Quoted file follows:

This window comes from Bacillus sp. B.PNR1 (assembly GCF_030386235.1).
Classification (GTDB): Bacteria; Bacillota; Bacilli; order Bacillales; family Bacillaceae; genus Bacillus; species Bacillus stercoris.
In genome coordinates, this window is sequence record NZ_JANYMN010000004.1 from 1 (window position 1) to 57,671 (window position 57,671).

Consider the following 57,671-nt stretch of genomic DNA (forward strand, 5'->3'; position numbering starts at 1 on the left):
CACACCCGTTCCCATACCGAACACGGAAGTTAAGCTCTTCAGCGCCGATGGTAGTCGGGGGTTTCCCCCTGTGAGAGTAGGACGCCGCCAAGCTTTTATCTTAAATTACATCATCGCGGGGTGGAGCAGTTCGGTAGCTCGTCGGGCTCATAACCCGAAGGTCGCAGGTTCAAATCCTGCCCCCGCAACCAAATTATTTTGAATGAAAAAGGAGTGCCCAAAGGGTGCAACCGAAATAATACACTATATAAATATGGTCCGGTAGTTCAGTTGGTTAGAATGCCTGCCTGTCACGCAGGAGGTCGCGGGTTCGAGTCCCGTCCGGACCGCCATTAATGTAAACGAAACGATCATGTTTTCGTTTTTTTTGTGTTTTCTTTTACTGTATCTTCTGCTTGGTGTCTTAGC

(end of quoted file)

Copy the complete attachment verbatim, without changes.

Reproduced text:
This window comes from Bacillus sp. B.PNR1 (assembly GCF_030386235.1).
Classification (GTDB): Bacteria; Bacillota; Bacilli; order Bacillales; family Bacillaceae; genus Bacillus; species Bacillus stercoris.
In genome coordinates, this window is sequence record NZ_JANYMN010000004.1 from 1 (window position 1) to 57,671 (window position 57,671).

Consider the following 57,671-nt stretch of genomic DNA (forward strand, 5'->3'; position numbering starts at 1 on the left):
CACACCCGTTCCCATACCGAACACGGAAGTTAAGCTCTTCAGCGCCGATGGTAGTCGGGGGTTTCCCCCTGTGAGAGTAGGACGCCGCCAAGCTTTTATCTTAAATTACATCATCGCGGGGTGGAGCAGTTCGGTAGCTCGTCGGGCTCATAACCCGAAGGTCGCAGGTTCAAATCCTGCCCCCGCAACCAAATTATTTTGAATGAAAAAGGAGTGCCCAAAGGGTGCAACCGAAATAATACACTATATAAATATGGTCCGGTAGTTCAGTTGGTTAGAATGCCTGCCTGTCACGCAGGAGGTCGCGGGTTCGAGTCCCGTCCGGACCGCCATTAATGTAAACGAAACGATCATGTTTTCGTTTTTTTTGTGTTTTCTTTTACTGTATCTTCTGCTTGGTGTCTTAGC